QCLS Presents: Lessons in Leadership with the CEO of Telus: Darren Entwistle
1. Growing up, who were some leaders you admired?
During the course of my life, I always admired my father, not only for his sound
paternal advice, but also for his wisdom in managing everyday challenges and
embracing our responsibility to the greater good. When I was younger and
beginning my career in telecommunications, my father shared an important
lesson about how to create the circumstances to contribute to our society. He
said, “Embrace technology as a way to enhance our quality of life, but do not
forget that it is not, and it never will be, a substitute for authentic human
compassion.” He taught me that in order to do well in our professional pursuits,
we must also do ‘good’ in our communities. For the past nearly two decades,
giving back to our communities has been one of the core values embodied by the
TELUS team, underpinning the social purpose we collectively embrace. Our
team understands that by giving where we live, with our hearts and hands, to
help people whose problems are more profound than our own, we are bringing a
friendlier future to those members of our communities who truly require our
compassion and care.
Throughout my career, I have drawn inspiration from a quote by celebrated
novelist and playwright, George Bernard Shaw, which has hung in the TELUS
boardroom for the past 18 years. Shaw said: “People are always blaming their
circumstances for what they are. I don’t believe in circumstances. The people
who get on in this world are the people who get up and look for the
circumstances they want, and if they can’t find them, make them.” I believe that
the principle ensconced within this quote, combined with the personal values
derived from your parents, family and teachers, will help you find or create the
circumstances for your own definition of success.
2. What experiences did you encounter growing up, and at school that
influenced you the most?
Of the many experiences I have encountered, I think perhaps the most profound
realisation – one that was not based on a particular experience, per se, but rather
an overall comprehension of the insight gained as a result of a plethora of
experiences – was the importance of lifelong learning. I believe we must uphold
an insatiable appetite for learning and appreciate the value of ongoing personal
and professional development. In our world, change is relentless and keeping up
with it means never yielding to the status quo, which requires a commitment to
continuously learning – about your professional and personal landscapes and an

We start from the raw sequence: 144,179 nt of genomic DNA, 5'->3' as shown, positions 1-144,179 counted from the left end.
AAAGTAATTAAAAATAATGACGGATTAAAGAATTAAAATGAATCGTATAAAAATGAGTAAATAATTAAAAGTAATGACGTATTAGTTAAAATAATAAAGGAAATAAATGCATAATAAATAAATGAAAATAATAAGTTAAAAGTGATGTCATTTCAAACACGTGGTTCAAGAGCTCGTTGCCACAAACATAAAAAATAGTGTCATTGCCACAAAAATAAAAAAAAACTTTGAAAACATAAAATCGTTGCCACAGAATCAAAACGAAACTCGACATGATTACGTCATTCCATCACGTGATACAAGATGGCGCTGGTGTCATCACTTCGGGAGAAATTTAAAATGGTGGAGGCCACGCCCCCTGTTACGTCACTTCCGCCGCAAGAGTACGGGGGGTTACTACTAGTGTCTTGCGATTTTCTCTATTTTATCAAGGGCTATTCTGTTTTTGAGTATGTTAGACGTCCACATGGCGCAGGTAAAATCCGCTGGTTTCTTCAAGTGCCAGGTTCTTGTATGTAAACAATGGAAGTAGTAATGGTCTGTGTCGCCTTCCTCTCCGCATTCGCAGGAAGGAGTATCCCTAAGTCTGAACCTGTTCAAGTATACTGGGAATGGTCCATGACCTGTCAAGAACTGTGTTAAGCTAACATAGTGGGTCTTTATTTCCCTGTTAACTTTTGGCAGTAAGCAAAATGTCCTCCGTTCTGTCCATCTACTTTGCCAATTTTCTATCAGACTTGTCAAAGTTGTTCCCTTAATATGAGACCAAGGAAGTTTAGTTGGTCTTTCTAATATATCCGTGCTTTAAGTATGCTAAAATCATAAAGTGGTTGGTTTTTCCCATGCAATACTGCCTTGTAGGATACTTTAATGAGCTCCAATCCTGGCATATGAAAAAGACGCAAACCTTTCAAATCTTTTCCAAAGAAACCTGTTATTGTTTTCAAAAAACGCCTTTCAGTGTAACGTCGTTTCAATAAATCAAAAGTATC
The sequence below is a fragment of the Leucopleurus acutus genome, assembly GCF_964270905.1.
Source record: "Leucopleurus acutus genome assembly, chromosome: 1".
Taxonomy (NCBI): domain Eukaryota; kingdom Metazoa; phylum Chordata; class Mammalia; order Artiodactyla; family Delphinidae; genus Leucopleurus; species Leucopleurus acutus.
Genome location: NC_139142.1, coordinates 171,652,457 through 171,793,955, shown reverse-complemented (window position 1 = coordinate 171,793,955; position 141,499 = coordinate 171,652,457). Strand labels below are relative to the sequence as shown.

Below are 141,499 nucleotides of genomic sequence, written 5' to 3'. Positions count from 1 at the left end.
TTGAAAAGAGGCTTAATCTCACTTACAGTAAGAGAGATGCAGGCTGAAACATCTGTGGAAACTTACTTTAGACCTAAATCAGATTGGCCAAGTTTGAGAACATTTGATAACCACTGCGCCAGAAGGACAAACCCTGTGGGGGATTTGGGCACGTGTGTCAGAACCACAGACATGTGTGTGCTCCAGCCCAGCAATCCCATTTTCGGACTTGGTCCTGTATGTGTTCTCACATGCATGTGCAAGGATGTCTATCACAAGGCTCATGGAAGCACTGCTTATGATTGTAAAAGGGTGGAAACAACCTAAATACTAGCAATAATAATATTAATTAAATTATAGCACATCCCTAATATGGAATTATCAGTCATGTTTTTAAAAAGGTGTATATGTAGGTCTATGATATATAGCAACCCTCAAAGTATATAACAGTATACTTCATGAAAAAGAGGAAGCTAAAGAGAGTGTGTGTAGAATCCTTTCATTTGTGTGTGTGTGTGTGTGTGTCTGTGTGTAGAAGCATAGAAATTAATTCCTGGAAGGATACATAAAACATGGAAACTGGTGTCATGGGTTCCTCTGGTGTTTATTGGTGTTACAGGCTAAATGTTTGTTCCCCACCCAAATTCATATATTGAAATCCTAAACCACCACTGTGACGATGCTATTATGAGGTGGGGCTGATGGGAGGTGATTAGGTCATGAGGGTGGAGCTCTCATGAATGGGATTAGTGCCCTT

understanding of your role within it.
The experiences one enjoys throughout an academic journey become
foundational to the concept of continuous learning, preparing you with the insight,
acumen and curiosity to pursue your career, and, importantly, to make
meaningful contributions to your communities, our country and our world. Without
question, Canada has a deep need for future leaders with the grit and
determination to commit to lifelong learning. The ability to adapt and the ingenuity
to guide our nation’s development in a complex, fast- paced and increasingly
competitive world is predicated on an intellectual curiosity and dedication to
continuous learning that was fostered, for me, throughout my post-secondary
career. An education rooted in critical thought, passion and compassion
produces the leaders who strive for excellence and persevere despite the
inevitable obstacles they encounter along the way; who answer society’s most
profound challenges and understand that through diversity, the whole is far
greater than the sum of its parts; and who have a burning passion for innovation,
the courage to take risks and the ability to learn from successes and mistakes
alike. It is this manifestation of lifelong learning that will serve our future
trailblazers and change-makers extremely well in the years to come.
1. As the CEO of TELUS, you undoubtedly have extreme pressures, and
responsibilities, how do you balance those responsibilities, along with
family, and personal life in a successful manner?
Leading an organisation as dynamic and diverse as TELUS has been incredibly
rewarding, with challenges and opportunities that have made achieving a
meaningful balance between my personal and professional commitments a
somewhat delicate endeavour. Fortunately, I consistently find myself surrounded
by incredible colleagues who are exceptionally talented and able to help drive
positive results for our company and for our team. In an effort to balance my
personal responsibilities with that of a highly dynamic and growing business, I
have learned over the years to take advantage of the opportunity to make time
for the things I enjoy – spending time with my family, watching a movie or reading
a compelling article – to create the much-needed white space between business
and my personal life. To help accomplish this, I find it vital to practice
mindfulness – that is, to stay present in the moment and filter out any white noise
– whilst simultaneously avoiding the urge to multi-task. I encourage our future